Ahead of Demolition, One Last Hurrah for the Harvard Square Pit at Pit-A-Palooza
As Bacow Prepares to Exit, 41 Percent of Surveyed Harvard Faculty Say They are Satisfied with His Performance
One Third of Surveyed Harvard Faculty Believe A Colleague in Their Department Was Unjustly Denied Tenure
Harvard Asks Judge to Dismiss Comaroff Sexual Harassment Lawsuit
Harvard Holds Human Remains of 19 Likely Enslaved Individuals, Thousands of Native Americans, Draft Report Says
Early every September and April for the past few years, I would begin my days by walking into the Leverett House dining hall, grabbing a bowl of cereal and a glass of orange juice, and — brimming with anticipation — checking the website of the league in which the Harvard club baseball team was playing that season. Most of the time the websites would have nothing to offer; they simply displayed last season’s results, untouched over the long summer break or the cold winter months. I guess I was too eager. But one day each season, those slates would be wiped clean, The outdated scores and standings were usurped by a fresh set of unplayed games and the teams were organized alphabetically in the standings, not yet having had the chance to jockey and leapfrog each other in bids for postseason glory.
If for some reason you find yourself perusing the American Club Baseball Association’s website, you’ll see a standings sidebar on the right-hand side of the page. At the very bottom of the list, dead last, buried in the cellar — that’s where you’ll find the 0-6 Harvard team from this spring. The New England Club Baseball Association’s site is a bit more forgiving, as its design seems unchanged since the early 2000s and distracts from our 2-8 finish in the fall season.
As a member of the team for the past eight semesters, I’m no stranger to seasons like the ones we had this past school year. We did make a playoff run once during my career, facing off against Brown at the decrepit, goose-infested Moakley Park in Boston where we actually had to draw bases with our spikes in the dusty infield because neither team brought any. (We lost a heartbreaker, 2-1.)
Several times — more than should be expected with an official roster of more than 30 members — we had to start games with eight, or even seven, players. This naturally led members to send messages over the club email list with subject lines like “STEP THE F UP” or “Thanks for Sending us to the Slaughter House.” Sometimes we even had to recruit from outside Harvard; my friend from BC, guys from another player’s summer team, and alumni of the team all made guest appearances. We had more people show up for the Dodge for Dollars tournament than for most games. We rarely had more than half the team in uniform — some guys would wear whatever Harvard t-shirt and sweatpants they had laying around. You get the point.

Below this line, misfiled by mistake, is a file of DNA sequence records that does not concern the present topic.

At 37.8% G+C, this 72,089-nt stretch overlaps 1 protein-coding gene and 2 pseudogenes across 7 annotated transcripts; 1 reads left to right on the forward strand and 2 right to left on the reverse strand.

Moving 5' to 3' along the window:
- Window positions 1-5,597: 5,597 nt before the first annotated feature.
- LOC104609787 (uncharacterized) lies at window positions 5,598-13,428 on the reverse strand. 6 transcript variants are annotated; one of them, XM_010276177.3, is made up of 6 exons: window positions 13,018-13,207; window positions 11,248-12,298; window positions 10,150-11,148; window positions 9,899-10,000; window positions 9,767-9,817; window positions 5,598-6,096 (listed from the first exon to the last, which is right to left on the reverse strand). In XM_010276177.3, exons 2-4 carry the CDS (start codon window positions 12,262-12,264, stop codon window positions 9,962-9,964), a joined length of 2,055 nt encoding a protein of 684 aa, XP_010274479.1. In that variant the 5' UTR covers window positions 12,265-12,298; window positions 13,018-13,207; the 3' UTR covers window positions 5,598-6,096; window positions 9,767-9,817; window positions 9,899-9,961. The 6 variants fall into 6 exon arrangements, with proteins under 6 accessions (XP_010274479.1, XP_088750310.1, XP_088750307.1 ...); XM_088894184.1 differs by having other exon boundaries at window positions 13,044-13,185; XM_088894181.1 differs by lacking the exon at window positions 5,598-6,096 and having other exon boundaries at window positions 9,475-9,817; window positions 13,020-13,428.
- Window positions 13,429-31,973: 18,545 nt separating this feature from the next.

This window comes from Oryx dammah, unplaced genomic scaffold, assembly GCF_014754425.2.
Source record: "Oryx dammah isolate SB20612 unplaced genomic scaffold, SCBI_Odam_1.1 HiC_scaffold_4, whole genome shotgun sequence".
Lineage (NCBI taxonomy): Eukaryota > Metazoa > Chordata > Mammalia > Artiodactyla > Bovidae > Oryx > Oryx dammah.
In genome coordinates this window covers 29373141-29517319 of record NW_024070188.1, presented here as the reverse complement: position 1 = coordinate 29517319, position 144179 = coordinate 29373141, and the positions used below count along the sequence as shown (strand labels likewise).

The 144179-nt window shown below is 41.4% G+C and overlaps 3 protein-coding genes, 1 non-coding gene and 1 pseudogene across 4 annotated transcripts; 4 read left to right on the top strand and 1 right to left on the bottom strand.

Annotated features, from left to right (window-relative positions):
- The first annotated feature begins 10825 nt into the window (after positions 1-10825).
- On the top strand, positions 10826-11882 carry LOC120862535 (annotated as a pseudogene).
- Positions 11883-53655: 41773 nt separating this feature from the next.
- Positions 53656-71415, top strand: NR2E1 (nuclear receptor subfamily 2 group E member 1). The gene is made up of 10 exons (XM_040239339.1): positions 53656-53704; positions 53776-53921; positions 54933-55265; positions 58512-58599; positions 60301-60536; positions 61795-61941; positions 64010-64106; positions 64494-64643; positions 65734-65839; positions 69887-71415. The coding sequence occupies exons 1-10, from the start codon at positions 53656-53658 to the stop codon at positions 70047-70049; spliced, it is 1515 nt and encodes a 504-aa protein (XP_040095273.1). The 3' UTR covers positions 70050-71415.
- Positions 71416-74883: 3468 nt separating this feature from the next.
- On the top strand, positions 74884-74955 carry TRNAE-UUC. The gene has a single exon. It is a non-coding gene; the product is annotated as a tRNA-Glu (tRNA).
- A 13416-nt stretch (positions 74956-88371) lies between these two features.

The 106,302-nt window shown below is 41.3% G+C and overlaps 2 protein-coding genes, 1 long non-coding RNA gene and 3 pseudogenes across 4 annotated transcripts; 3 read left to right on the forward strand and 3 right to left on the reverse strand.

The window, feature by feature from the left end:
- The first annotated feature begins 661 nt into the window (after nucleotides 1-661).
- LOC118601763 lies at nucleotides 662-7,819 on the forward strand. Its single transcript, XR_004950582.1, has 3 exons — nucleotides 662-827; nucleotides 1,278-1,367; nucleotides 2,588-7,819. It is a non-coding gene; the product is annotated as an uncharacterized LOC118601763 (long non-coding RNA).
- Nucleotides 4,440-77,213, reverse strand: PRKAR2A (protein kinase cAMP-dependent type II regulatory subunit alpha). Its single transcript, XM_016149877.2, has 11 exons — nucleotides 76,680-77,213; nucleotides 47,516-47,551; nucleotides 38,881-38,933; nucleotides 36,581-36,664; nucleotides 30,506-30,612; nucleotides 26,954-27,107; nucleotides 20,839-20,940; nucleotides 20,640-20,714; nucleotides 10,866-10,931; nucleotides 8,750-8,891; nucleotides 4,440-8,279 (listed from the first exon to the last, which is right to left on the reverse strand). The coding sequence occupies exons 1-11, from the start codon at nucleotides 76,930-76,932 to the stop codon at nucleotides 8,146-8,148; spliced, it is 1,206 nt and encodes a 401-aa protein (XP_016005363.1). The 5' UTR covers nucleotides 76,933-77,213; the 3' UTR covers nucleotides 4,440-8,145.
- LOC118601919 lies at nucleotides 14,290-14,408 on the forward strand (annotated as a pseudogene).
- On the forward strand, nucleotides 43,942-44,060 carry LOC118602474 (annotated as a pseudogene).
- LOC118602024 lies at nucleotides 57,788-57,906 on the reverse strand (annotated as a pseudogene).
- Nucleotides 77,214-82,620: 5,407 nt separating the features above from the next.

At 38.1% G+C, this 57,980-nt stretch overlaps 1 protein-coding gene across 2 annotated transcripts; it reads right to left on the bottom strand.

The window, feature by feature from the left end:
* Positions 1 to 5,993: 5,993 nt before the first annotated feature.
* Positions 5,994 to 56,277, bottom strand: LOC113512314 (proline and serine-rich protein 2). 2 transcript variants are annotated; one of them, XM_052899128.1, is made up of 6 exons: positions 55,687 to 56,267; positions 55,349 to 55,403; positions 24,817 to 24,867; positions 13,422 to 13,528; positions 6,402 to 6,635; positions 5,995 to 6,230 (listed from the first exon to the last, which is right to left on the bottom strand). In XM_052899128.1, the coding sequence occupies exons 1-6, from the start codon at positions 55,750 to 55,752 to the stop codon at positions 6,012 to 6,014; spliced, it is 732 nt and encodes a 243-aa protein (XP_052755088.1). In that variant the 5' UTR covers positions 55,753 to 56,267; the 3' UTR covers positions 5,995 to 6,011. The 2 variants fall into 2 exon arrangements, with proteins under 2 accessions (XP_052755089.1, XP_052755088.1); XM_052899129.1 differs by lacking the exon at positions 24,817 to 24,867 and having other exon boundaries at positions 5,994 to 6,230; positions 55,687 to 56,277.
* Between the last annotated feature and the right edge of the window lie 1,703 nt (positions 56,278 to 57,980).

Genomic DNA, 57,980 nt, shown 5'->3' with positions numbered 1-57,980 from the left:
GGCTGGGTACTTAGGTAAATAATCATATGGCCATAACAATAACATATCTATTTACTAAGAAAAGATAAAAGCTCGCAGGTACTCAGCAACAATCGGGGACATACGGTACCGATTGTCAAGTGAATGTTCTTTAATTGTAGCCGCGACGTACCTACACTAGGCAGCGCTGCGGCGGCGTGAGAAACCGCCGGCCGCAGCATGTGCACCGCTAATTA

To some, this team might sound miserable, the perfect candidate for disbanding as an official organization and going down in flames. But I loved it. Though my love for baseball in general might be clouding my judgment just a bit, I do not regret a second spent with the club baseball team.
The stories were the best part. The legendary trips to Moakley, our de-facto home, affectionately known as Dinger City. The time when we actually won a game shorthanded; Babson really squandered that seven-inning-long power play. Our victory in the inaugural student dodgeball tournament and our runner-up finish this year, netting us $1,500 combined in prize money. Even after we lost a game 14-1 or something like that, we managed to fall back on stories to achieve a sense of unity that would otherwise come from having a winning season once in a while.
Storytelling is also what drove me to the Sports Board at The Crimson. Growing up, flipping through dog-eared Sports Illustrated issues in my room or getting ink under my fingernails from the pages of The Boston Globe while eating breakfast, I often thought to myself that being a sportswriter would be one of the coolest things imaginable — after being an actual professional athlete, of course. Getting to live out that dream at Harvard, even if for a short period of time on a small stage, brought me immense joy.
When I got a scoop about the football team and had to feverishly type it out on the @THCSports Twitter account, I briefly felt like the ever-ready Adam Schefter or Ian Rapoport. I tried my best to emulate the polarizing Dan Shaughnessy or Stephen A. Smith whenever I delivered a hot take in my column. And I may have borrowed a bit too much from the Capital J Journos at Pardon My Take when brainstorming ideas for my Around the Ivies pieces. Though those tweets rarely got much engagement and my articles garnered only about 200 pageviews on a good day, I felt like what I was doing was important; the community at The Crimson, a group of people who worked tirelessly to produce a paper five days a week, every single week, helped keep me motivated even on days when I dreaded seeing that I had a deadline to hit.
As a rule, I typically don’t enjoy telling my own stories. Perhaps that’s why I enjoyed writing for the Sports Board so much; I had the chance to tell others’ stories, both those of triumph and those of failure. I certainly don’t claim to have told all of them particularly well — I’m sure my articles written as a comper in the fall of 2015 weren’t stellar. But contributing to the record of Harvard athletics and making memories with the small (yet fearsome) band of fellow sportswriters at 14P has given me some great stories of my own to tell. And I will continue to tell them for years to come.
Want to keep up with breaking news? Subscribe to our email newsletter.